Thanks to runoff pollution from the excessive nutrients, particularly phosphorus and nitrogen, dead zones with little to no oxygen are growing. Aquatic conditions like this can suffocate and kill fish and other marine life.
Concerned individuals in agriculture can use Enzymatic Nitrate test kits to structure fertilization plans to avoid excessive nutrient pollution!
Scientists predict that so much pollution is pouring into the Gulf of Mexico this year that it is creating a larger-than-ever "dead zone" in which low to no oxygen can suffocate or kill fish and other marine life.
The Guardian reported that the National Oceanic and Atmospheric Administration (NOAA) is expected to announce this week the largest recorded hypoxic zone in the gulf, an oxygen-depleted swath that's even larger than the New Jersey-sized, 8,185 square-mile dead zone originally predicted for July.
And in a new analysis from environmental group Mighty, the meat industry as well as the country's appetite for meat is much to blame.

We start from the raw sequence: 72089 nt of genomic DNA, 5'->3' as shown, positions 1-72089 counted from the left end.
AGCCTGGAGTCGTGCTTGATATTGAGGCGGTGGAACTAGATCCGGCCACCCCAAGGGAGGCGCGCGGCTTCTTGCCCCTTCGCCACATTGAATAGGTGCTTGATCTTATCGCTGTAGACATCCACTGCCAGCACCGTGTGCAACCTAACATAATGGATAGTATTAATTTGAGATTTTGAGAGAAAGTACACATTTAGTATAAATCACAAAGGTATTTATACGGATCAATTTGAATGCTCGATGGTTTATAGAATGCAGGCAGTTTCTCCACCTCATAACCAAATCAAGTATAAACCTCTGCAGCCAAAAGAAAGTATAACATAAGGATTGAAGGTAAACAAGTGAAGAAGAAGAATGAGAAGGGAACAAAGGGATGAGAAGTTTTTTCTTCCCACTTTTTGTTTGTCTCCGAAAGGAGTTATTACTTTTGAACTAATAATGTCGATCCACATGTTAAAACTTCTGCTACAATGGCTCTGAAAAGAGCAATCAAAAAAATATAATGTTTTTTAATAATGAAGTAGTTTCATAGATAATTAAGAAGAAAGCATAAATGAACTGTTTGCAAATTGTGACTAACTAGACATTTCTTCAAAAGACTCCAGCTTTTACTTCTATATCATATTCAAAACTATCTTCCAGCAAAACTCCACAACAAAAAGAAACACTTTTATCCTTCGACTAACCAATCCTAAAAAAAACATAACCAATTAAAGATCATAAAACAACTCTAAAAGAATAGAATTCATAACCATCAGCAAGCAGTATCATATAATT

When fertilizer and manure washes off soy and corn fields used to grow feed for livestock, it not only contaminates local drinking water supplies, it flows into larger water bodies and creates toxic algal blooms from the excessive nutrients, particularly phosphorus and nitrogen. When the algae dies and decomposes, it depletes the waters of oxygen and eventually leads to vast dead zones that is toxic to aquatic life.
"While fertilizer pollution starts in the Midwest, it flows down the Mississippi River until it finally dumps out into the Gulf of Mexico, which collapses into one of the world's largest Dead Zones each year as a direct result," the report states.
"Approximately 1.15 million metric tons of nitrogen pollution flowed into the Gulf of Mexico in 2016 alone, which is around 170 percent more pollution than was dumped into the Gulf by the BP oil spill."
Mighty is calling on Big Meat -- particularly Tyson Foods, the largest meat company in the U.S. -- to urge their grain producers such as Cargill and Archer Daniels Midland to take steps to reduce and prevent runoff pollution.
"This problem is worsening and worsening and regulation isn't reducing the scope of this pollution," Lucia von Reusner, campaign director at Mighty, told the Guardian. "These companies' practices need to be far more sustainable. And a reduction in meat consumption is absolutely necessary to reduce the environmental burden."